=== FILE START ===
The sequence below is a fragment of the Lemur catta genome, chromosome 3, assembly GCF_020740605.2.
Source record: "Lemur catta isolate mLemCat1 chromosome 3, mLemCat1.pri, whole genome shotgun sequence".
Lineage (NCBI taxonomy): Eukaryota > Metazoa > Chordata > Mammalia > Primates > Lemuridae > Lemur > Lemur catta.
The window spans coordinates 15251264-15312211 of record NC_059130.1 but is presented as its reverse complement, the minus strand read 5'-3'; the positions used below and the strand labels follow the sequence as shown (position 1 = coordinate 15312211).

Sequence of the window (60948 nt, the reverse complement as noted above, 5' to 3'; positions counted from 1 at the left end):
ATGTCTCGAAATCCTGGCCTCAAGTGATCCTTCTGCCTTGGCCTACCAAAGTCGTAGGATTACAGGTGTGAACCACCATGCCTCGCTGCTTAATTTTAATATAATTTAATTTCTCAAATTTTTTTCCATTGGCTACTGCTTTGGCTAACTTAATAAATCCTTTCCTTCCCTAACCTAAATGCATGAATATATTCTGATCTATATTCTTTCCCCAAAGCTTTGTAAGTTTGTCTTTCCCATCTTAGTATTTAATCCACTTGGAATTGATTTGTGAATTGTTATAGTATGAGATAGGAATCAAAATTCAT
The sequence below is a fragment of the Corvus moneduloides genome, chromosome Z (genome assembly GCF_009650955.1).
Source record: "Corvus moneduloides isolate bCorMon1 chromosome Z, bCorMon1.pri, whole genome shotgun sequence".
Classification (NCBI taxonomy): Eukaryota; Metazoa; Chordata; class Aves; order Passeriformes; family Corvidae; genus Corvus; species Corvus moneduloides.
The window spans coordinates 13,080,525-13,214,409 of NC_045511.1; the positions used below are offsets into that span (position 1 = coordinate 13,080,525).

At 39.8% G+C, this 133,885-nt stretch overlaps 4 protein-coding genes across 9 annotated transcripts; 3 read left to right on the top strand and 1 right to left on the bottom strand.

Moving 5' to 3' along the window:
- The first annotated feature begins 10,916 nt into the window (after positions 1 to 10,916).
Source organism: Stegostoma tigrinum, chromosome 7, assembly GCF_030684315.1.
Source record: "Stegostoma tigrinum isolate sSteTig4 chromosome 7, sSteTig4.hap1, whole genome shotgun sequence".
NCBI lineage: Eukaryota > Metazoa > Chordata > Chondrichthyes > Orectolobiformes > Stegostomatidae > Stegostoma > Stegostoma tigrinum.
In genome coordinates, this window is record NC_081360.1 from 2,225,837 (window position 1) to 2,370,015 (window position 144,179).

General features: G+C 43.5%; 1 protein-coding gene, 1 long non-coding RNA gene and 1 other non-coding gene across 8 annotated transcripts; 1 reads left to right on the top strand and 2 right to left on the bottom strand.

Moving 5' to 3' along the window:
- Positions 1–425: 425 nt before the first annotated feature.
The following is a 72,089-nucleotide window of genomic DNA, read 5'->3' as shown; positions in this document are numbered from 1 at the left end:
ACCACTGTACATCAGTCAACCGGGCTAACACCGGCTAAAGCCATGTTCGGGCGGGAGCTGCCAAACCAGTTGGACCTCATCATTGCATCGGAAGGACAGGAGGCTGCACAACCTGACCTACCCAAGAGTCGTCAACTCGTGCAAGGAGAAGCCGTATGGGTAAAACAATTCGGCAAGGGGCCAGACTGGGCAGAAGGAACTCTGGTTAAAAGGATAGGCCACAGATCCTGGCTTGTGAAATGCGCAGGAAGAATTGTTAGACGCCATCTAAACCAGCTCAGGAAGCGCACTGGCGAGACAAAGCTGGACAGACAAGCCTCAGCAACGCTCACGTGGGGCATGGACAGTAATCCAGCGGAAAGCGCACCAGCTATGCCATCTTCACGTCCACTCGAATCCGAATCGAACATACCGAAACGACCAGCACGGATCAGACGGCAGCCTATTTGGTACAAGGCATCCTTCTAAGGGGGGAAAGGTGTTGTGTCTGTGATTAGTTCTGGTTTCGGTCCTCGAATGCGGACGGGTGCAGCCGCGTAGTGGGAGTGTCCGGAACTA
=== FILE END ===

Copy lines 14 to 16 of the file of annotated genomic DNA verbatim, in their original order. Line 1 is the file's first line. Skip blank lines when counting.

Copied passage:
Source organism: Stegostoma tigrinum, chromosome 7, assembly GCF_030684315.1.
Source record: "Stegostoma tigrinum isolate sSteTig4 chromosome 7, sSteTig4.hap1, whole genome shotgun sequence".
NCBI lineage: Eukaryota > Metazoa > Chordata > Chondrichthyes > Orectolobiformes > Stegostomatidae > Stegostoma > Stegostoma tigrinum.